There’s a lot more for your education and enjoyment. Bro. Raul Sarmiento, also of Texas, writes of “Alchemy in Masonry.” Bro. Alan Schwartz of Illinois treats us to “Conceptual Metaphors in Masonry.” Bro. Brendan Hickey of Pennsylvania submits for your approval “That Good Men Do Something: A Defense of Freemasonry.”

Standard features round out the book. Editor-in-Chief Michael Poll exhorts Master Masons to make absolutely certain they are achieving a thorough and diverse Masonic education. “We should objectively examine ourselves to find our weak spots and do the work necessary to improve in Masonry wherever needed,” he explains. “If, however, we feel that we have learned all that can be learned and need no further education, then I suggest we start over at the beginning of our studies.”

How often does anyone tell you something like that?!

In the “Masonica in Review” feature, we introduce Bro. Michael Moran of Pennsylvania: the new book reviewer. Reviews of useful books and podcasts follow. In pictorials, Bro. Greg Knott takes us across the Golden Gate Bridge, and Bro. John Bridegroom’s “Masonic Treasures” on the back cover decodes a highly illustrated jewel from an invitational order appended to the York Rite.

Stop depriving yourself! Join the Masonic Society. Click here to get started.

Monday, January 20, 2020

‘Joppa Lodge singing, performing, and informing’

Today is Martin Luther King Day, an apt time to tell you about Joppa Lodge 55’s upcoming special event. From the publicity:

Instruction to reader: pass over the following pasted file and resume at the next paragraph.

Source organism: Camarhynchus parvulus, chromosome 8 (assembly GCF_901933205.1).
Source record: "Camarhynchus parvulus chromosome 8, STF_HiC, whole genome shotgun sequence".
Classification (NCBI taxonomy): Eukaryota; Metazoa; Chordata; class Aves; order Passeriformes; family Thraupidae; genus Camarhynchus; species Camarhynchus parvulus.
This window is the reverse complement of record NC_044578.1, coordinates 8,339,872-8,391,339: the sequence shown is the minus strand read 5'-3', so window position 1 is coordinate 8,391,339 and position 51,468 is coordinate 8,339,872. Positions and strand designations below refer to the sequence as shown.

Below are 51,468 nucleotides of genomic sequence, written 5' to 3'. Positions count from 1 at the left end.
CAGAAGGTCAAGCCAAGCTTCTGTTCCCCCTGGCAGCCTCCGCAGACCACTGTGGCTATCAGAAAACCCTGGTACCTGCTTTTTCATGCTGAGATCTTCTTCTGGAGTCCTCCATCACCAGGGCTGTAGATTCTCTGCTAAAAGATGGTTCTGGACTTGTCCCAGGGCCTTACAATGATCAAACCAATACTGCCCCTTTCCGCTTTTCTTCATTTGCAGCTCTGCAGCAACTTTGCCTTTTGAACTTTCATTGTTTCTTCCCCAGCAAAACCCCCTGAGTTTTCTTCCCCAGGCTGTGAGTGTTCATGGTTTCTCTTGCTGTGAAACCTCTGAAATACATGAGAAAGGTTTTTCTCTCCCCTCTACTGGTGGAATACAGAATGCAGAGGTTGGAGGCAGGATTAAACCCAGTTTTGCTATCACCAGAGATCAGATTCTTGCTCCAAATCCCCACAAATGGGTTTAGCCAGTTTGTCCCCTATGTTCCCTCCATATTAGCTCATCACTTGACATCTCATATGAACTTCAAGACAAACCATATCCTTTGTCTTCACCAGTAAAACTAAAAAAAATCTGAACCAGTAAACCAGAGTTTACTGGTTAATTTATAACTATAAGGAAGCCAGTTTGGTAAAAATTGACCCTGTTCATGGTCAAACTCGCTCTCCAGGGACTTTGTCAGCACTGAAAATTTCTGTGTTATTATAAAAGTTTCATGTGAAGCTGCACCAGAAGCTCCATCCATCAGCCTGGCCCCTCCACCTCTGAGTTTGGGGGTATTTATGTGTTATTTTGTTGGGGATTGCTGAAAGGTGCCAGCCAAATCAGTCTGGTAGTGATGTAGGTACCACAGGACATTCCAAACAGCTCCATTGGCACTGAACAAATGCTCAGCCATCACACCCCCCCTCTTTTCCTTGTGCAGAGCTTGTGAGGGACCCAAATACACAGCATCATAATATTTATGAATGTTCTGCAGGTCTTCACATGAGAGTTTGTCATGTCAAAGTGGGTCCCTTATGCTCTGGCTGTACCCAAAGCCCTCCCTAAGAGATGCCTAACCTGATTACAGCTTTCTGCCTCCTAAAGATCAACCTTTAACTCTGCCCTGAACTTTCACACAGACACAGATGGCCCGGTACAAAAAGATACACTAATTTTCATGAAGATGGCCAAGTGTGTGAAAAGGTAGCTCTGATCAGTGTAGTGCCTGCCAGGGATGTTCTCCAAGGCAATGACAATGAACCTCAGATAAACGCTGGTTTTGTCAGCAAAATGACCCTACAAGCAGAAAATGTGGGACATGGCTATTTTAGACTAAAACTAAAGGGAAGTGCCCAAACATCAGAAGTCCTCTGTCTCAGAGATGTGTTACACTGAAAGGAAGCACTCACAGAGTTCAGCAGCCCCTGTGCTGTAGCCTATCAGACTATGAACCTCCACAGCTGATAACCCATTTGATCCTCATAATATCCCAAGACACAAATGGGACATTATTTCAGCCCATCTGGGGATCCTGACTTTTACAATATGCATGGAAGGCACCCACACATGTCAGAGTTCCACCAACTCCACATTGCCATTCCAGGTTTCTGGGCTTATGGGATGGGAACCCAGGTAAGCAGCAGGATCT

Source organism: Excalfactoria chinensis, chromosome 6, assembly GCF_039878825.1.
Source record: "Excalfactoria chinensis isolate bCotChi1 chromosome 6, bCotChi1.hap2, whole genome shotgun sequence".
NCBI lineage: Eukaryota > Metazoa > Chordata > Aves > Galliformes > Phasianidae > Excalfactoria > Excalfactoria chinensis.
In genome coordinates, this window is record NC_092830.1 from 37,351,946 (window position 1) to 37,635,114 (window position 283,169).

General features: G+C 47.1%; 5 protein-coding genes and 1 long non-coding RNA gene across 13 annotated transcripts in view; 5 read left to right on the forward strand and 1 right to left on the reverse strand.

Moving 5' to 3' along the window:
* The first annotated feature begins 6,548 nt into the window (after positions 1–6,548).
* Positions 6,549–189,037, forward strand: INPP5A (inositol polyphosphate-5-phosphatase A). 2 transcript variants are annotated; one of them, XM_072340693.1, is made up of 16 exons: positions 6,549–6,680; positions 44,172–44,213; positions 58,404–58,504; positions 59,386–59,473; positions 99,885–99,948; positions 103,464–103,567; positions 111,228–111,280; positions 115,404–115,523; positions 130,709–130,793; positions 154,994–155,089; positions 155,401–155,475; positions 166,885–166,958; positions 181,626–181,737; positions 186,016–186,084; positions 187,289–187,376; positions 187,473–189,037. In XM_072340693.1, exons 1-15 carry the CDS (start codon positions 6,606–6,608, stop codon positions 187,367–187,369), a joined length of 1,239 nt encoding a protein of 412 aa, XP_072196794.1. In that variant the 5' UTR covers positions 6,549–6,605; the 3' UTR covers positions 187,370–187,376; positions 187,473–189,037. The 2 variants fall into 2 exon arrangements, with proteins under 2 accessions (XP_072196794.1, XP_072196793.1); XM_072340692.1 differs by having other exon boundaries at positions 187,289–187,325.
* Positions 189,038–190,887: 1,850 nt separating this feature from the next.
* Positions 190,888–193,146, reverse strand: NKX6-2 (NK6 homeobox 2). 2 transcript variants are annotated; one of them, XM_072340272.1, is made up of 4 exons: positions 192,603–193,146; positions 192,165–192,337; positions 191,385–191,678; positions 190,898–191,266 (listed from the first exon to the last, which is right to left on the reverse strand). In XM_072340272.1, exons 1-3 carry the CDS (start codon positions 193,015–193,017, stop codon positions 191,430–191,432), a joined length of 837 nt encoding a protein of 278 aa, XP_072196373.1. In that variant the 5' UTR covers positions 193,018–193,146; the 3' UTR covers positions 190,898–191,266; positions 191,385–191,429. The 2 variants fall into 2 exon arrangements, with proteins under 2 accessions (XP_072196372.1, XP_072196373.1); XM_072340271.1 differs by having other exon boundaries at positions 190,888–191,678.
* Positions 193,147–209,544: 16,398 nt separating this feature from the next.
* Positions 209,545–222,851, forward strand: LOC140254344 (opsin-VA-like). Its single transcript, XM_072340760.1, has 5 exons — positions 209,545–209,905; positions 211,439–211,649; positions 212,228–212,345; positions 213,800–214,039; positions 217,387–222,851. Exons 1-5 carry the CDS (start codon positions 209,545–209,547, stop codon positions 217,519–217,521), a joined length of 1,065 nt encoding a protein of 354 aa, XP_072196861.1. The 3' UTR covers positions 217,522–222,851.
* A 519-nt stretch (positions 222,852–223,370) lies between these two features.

Black History Program
Joppa Lodge 55, PHA
Saturday, February 22
3 to 5 p.m.
Masonic Temple
454 West 155th Street
New York City

Please join the Brothers of Joppa Lodge 55 as we have our annual Black History Program in our 100th year of existence. The Brothers of Joppa will be singing, performing, and informing.

This event is free of charge and open to the public. Make reservations here. We ask only that you bring one toiletry, which will be donated to a homeless shelter.

Sunday, January 19, 2020

‘Washington’s birthday bash at DeWint House’

Magpie file photo
DeWint House historical site in Tappan, New York.

New York Freemasonry will commemorate the birthday of Bro. George Washington with an event at DeWint House next month.

DeWint House is the historical site in Tappan, owned and operated by Grand Lodge, that served as Gen. Washington’s headquarters several times during the Revolutionary War.

For Sunday, February 16, the George Washington Historical Site at Tappan Committee has planned a celebration featuring entertainment by the Sons of Liberty Living History Organization.

DeWint House is located at 20 Livingston Street. Start time is 1 p.m. Attire: casual. Light collation to follow. Snow date: TBD.

Saturday, January 18, 2020

‘Bro. Homer’s silver anniversary’